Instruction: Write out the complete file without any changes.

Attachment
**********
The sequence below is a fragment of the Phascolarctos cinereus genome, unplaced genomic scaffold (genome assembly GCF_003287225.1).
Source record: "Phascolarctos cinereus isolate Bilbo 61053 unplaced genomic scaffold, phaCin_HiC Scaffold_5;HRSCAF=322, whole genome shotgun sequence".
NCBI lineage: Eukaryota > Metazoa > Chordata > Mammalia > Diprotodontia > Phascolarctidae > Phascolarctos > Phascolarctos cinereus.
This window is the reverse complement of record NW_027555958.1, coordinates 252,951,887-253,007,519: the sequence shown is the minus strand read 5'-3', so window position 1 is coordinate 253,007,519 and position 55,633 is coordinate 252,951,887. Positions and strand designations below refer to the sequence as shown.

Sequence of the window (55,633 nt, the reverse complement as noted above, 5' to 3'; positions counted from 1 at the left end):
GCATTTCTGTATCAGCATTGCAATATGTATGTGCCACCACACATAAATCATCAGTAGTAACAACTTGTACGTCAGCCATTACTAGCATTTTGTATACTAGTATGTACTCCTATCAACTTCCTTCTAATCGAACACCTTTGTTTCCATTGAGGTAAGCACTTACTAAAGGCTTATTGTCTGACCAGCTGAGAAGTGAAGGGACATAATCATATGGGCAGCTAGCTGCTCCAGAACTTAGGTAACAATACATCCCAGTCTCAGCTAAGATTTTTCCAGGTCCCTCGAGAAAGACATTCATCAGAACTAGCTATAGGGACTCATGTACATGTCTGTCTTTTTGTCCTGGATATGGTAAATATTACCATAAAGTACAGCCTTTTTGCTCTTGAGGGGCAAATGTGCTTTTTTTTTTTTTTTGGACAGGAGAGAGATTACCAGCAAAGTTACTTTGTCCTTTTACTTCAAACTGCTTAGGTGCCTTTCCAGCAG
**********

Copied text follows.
The sequence below is a fragment of the Phascolarctos cinereus genome, unplaced genomic scaffold (genome assembly GCF_003287225.1).
Source record: "Phascolarctos cinereus isolate Bilbo 61053 unplaced genomic scaffold, phaCin_HiC Scaffold_5;HRSCAF=322, whole genome shotgun sequence".
NCBI lineage: Eukaryota > Metazoa > Chordata > Mammalia > Diprotodontia > Phascolarctidae > Phascolarctos > Phascolarctos cinereus.
This window is the reverse complement of record NW_027555958.1, coordinates 252,951,887-253,007,519: the sequence shown is the minus strand read 5'-3', so window position 1 is coordinate 253,007,519 and position 55,633 is coordinate 252,951,887. Positions and strand designations below refer to the sequence as shown.

Sequence of the window (55,633 nt, the reverse complement as noted above, 5' to 3'; positions counted from 1 at the left end):
GCATTTCTGTATCAGCATTGCAATATGTATGTGCCACCACACATAAATCATCAGTAGTAACAACTTGTACGTCAGCCATTACTAGCATTTTGTATACTAGTATGTACTCCTATCAACTTCCTTCTAATCGAACACCTTTGTTTCCATTGAGGTAAGCACTTACTAAAGGCTTATTGTCTGACCAGCTGAGAAGTGAAGGGACATAATCATATGGGCAGCTAGCTGCTCCAGAACTTAGGTAACAATACATCCCAGTCTCAGCTAAGATTTTTCCAGGTCCCTCGAGAAAGACATTCATCAGAACTAGCTATAGGGACTCATGTACATGTCTGTCTTTTTGTCCTGGATATGGTAAATATTACCATAAAGTACAGCCTTTTTGCTCTTGAGGGGCAAATGTGCTTTTTTTTTTTTTTTGGACAGGAGAGAGATTACCAGCAAAGTTACTTTGTCCTTTTACTTCAAACTGCTTAGGTGCCTTTCCAGCAG